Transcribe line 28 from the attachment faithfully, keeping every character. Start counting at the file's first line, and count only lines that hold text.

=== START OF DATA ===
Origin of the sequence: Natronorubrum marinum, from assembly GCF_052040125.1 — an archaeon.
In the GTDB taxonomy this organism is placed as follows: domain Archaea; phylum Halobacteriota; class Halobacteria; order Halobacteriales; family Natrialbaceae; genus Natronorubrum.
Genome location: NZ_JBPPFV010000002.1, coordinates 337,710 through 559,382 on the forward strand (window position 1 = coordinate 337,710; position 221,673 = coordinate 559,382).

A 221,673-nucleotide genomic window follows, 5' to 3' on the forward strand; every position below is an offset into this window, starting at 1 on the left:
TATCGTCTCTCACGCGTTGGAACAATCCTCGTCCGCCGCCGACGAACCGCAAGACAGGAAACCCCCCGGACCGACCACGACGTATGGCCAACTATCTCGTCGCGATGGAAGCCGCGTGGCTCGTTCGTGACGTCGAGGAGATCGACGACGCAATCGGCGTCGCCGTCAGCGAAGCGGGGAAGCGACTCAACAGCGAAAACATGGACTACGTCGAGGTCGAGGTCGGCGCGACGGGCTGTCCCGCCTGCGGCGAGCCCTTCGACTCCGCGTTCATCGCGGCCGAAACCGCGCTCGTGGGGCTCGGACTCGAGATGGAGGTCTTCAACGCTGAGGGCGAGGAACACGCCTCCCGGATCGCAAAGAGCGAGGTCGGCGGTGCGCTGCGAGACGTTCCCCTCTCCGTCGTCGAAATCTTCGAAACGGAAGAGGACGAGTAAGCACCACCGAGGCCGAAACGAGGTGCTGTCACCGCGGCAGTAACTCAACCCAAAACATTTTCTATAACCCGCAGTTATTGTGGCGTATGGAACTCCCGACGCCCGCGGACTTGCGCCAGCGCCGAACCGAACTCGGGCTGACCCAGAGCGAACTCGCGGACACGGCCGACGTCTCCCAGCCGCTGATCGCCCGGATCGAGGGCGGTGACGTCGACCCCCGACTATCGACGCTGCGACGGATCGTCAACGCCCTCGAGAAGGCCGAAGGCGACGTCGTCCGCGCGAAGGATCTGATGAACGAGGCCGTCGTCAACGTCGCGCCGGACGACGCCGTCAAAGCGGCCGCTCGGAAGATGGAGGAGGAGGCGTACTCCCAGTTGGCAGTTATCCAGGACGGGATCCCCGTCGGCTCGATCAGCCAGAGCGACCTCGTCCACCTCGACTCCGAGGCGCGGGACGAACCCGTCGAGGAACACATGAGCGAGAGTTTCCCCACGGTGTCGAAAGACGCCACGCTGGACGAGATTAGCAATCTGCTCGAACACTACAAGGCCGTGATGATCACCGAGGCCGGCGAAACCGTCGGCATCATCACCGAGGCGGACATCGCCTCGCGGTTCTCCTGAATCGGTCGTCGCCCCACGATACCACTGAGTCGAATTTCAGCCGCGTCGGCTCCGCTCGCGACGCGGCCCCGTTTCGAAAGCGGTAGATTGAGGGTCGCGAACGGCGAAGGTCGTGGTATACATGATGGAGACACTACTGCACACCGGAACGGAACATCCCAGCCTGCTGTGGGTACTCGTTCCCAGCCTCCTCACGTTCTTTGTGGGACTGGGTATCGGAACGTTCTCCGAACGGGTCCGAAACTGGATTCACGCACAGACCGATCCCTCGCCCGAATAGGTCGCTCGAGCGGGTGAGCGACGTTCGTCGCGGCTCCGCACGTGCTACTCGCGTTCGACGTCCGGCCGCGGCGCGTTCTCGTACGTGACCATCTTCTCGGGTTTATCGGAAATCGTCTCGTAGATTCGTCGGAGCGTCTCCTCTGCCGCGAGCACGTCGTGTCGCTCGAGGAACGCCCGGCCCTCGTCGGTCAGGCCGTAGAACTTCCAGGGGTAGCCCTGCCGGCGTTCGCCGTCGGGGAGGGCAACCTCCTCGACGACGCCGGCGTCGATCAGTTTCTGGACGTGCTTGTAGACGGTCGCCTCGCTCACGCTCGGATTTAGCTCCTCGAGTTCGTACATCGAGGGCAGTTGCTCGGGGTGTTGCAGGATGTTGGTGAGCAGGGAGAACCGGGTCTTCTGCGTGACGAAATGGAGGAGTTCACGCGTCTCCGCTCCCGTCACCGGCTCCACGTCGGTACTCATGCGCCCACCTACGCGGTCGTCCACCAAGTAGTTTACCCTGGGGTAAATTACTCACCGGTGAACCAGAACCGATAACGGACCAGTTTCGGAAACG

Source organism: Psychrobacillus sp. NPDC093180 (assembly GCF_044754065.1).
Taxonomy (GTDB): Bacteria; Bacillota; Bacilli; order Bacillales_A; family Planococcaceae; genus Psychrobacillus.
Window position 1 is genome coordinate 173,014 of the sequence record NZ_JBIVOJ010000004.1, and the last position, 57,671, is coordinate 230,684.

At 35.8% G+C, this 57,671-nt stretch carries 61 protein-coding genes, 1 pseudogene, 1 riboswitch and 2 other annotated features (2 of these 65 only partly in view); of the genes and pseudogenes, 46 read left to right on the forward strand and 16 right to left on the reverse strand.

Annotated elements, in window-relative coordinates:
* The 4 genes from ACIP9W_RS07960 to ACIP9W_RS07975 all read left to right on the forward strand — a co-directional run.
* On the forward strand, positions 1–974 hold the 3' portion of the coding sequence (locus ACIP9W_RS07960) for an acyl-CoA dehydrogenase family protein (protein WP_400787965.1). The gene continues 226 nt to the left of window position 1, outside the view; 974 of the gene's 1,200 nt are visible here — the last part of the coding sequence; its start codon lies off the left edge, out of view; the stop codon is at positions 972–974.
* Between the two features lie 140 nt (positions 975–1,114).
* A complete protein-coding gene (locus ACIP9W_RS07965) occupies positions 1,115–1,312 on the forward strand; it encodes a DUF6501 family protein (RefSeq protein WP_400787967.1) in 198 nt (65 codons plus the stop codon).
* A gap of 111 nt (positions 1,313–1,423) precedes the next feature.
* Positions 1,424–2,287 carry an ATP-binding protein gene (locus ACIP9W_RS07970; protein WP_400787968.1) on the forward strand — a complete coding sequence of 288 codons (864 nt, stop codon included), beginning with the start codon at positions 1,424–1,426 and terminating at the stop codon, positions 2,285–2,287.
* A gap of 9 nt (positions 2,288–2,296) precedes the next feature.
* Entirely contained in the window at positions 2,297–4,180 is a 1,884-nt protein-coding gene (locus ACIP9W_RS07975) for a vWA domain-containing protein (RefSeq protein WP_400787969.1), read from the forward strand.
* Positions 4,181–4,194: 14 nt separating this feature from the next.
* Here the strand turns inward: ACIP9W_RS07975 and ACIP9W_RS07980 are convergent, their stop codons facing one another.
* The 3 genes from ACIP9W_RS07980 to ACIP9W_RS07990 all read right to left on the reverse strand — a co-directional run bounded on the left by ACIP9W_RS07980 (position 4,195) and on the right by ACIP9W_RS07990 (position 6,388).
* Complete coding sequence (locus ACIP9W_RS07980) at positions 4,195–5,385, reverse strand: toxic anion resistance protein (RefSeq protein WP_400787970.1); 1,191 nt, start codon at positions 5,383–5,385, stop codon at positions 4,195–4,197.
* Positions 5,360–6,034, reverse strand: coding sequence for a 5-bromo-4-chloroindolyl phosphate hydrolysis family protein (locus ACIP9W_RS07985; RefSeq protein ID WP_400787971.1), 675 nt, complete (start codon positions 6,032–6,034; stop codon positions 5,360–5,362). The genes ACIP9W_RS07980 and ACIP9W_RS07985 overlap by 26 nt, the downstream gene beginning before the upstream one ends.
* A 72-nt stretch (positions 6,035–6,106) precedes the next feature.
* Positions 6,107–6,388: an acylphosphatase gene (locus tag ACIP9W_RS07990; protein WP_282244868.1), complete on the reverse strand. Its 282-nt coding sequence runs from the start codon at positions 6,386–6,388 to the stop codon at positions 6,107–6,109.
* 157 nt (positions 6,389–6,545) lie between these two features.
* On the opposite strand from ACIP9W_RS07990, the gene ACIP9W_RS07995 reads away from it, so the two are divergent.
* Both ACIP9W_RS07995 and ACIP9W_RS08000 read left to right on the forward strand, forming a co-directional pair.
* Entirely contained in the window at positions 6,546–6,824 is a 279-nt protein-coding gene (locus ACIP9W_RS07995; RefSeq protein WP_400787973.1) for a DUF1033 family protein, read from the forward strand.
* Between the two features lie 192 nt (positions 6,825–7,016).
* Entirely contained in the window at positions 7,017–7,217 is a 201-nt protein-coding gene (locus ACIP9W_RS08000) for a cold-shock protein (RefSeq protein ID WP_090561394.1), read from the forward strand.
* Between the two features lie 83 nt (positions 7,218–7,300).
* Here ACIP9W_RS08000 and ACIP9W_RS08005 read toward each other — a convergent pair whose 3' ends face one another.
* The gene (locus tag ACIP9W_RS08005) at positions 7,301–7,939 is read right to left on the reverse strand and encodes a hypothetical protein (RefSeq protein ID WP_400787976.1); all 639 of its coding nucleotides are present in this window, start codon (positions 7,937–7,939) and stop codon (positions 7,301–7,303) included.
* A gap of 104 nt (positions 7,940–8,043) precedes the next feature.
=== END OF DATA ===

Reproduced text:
* Both ACIP9W_RS07995 and ACIP9W_RS08000 read left to right on the forward strand, forming a co-directional pair.